4. Demand-based team schedules. Success at the front-end of the revenue cycle also depends on having appropriate levels of staff available to greet patients when they arrive. Tools to optimize team member schedules based on patient arrival patterns can help ensure staffing models are suited to meet demand. "We've invested in automation that optimizes the schedule to make sure we're staffing dynamically using our data intelligence versus a static scheduling approach.” Ms. Narula said. "We call it demand-based scheduling."

A culture of service backed by technology

Some healthcare systems may already have AI-powered solutions to automate certain front-end revenue cycle processes, but these disparate tools usually aren't optimized in a way that supports a better patient experience. When these solutions lack a single point of integration, hospitals and health systems are less likely to maximize the potential of these investments. Integrated automation solutions can generate cleaner claims, improve the patient experience and elevate the overall value and skills of patient access team members.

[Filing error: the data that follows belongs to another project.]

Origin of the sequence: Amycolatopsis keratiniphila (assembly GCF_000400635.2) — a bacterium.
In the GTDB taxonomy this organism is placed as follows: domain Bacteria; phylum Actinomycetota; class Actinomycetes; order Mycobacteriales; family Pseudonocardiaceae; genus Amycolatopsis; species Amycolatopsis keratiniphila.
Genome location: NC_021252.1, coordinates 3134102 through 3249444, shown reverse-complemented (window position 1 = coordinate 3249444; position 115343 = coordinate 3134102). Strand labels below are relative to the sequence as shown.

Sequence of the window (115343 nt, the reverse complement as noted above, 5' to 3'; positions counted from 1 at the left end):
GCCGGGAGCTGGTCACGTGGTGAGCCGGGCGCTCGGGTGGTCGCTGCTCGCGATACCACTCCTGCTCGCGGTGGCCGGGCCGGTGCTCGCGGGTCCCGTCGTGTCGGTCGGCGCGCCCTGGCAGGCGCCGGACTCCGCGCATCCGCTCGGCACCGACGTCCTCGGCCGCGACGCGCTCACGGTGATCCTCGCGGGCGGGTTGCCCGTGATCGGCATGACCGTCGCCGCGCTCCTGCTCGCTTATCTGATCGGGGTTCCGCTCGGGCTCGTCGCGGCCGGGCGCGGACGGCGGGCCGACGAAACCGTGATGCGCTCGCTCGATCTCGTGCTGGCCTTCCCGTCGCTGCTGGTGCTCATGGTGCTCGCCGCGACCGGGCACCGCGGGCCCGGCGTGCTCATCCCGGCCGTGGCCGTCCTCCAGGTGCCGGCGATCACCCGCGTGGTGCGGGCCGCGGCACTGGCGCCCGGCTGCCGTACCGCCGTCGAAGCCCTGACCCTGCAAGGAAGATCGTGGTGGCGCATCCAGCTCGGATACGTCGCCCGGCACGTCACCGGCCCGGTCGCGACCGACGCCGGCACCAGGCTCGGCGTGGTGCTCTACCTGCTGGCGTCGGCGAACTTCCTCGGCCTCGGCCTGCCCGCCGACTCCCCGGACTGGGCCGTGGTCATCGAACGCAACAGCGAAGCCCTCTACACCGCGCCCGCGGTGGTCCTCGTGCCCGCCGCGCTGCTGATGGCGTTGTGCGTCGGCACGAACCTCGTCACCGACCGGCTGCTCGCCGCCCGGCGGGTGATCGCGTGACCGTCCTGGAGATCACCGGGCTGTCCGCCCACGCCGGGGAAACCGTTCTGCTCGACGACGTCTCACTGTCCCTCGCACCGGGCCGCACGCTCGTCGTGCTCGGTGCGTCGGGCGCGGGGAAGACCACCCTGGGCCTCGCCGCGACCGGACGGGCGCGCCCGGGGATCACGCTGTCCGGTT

"When hospitals focus on the front-end of the revenue cycle, they find that tools may address one problem, but they don't offer a holistic solution," Mr. Rowe said. "With Conifer, you integrate once, and we create an ecosystem of tools that are integrated with each other to solve a multitude of problems. This integration drives a lower cost to operate the revenue cycle."

While tool integration can make a big difference in the representative’s workflow, there is still a human element technology cannot replace. To address this, Conifer created a “Serve for Better" training program that recognizes the impact of teams on the overall patient experience. The program provides a roadmap of how to deliver a positive experience and connects daily tasks to the mission of bettering the patient experience. For example, the program includes patient-friendly scripting designed to promote empathy and position teams to connect with patients. The training emphasizes what it takes to deliver a retail-like experience and links quality, empathy and connection with care teams to improve patient satisfaction.

Tech-enabled tools have made managing the entire revenue cycle more strategic and transparent and AI has taken center stage to refine the work of patient access teams. These technology advances are enabling health systems to meeting the shifting expectations of consumers and deliver a more unified patient-centric experience that they are looking for while also elevating the overall value and skills of patient access team members.

To learn more about Conifer Health Solutions, click here.